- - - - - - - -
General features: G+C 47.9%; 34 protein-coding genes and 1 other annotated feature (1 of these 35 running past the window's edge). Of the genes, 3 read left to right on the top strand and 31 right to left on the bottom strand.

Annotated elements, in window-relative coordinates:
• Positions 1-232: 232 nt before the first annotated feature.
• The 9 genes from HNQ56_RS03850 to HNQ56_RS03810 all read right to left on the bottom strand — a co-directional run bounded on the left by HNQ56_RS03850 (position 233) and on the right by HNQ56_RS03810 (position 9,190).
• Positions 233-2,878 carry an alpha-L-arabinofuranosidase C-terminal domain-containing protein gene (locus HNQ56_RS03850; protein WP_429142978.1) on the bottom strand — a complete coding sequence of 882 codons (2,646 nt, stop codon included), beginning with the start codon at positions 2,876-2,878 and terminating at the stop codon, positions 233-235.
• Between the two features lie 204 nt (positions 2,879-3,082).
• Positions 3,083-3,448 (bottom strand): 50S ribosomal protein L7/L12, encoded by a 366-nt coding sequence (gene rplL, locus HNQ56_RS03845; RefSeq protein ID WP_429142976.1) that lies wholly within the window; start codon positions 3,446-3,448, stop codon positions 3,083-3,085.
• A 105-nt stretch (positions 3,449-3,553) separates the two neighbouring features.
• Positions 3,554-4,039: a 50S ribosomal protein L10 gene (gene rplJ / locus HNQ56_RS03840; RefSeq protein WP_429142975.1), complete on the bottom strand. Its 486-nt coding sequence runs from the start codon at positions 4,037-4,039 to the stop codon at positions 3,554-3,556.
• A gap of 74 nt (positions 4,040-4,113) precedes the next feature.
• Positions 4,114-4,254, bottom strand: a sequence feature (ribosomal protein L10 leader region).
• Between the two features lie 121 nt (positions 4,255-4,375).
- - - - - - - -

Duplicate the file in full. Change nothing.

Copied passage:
General features: G+C 47.9%; 34 protein-coding genes and 1 other annotated feature (1 of these 35 running past the window's edge). Of the genes, 3 read left to right on the top strand and 31 right to left on the bottom strand.

Annotated elements, in window-relative coordinates:
• Positions 1-232: 232 nt before the first annotated feature.
• The 9 genes from HNQ56_RS03850 to HNQ56_RS03810 all read right to left on the bottom strand — a co-directional run bounded on the left by HNQ56_RS03850 (position 233) and on the right by HNQ56_RS03810 (position 9,190).
• Positions 233-2,878 carry an alpha-L-arabinofuranosidase C-terminal domain-containing protein gene (locus HNQ56_RS03850; protein WP_429142978.1) on the bottom strand — a complete coding sequence of 882 codons (2,646 nt, stop codon included), beginning with the start codon at positions 2,876-2,878 and terminating at the stop codon, positions 233-235.
• Between the two features lie 204 nt (positions 2,879-3,082).
• Positions 3,083-3,448 (bottom strand): 50S ribosomal protein L7/L12, encoded by a 366-nt coding sequence (gene rplL, locus HNQ56_RS03845; RefSeq protein ID WP_429142976.1) that lies wholly within the window; start codon positions 3,446-3,448, stop codon positions 3,083-3,085.
• A 105-nt stretch (positions 3,449-3,553) separates the two neighbouring features.
• Positions 3,554-4,039: a 50S ribosomal protein L10 gene (gene rplJ / locus HNQ56_RS03840; RefSeq protein WP_429142975.1), complete on the bottom strand. Its 486-nt coding sequence runs from the start codon at positions 4,037-4,039 to the stop codon at positions 3,554-3,556.
• A gap of 74 nt (positions 4,040-4,113) precedes the next feature.
• Positions 4,114-4,254, bottom strand: a sequence feature (ribosomal protein L10 leader region).
• Between the two features lie 121 nt (positions 4,255-4,375).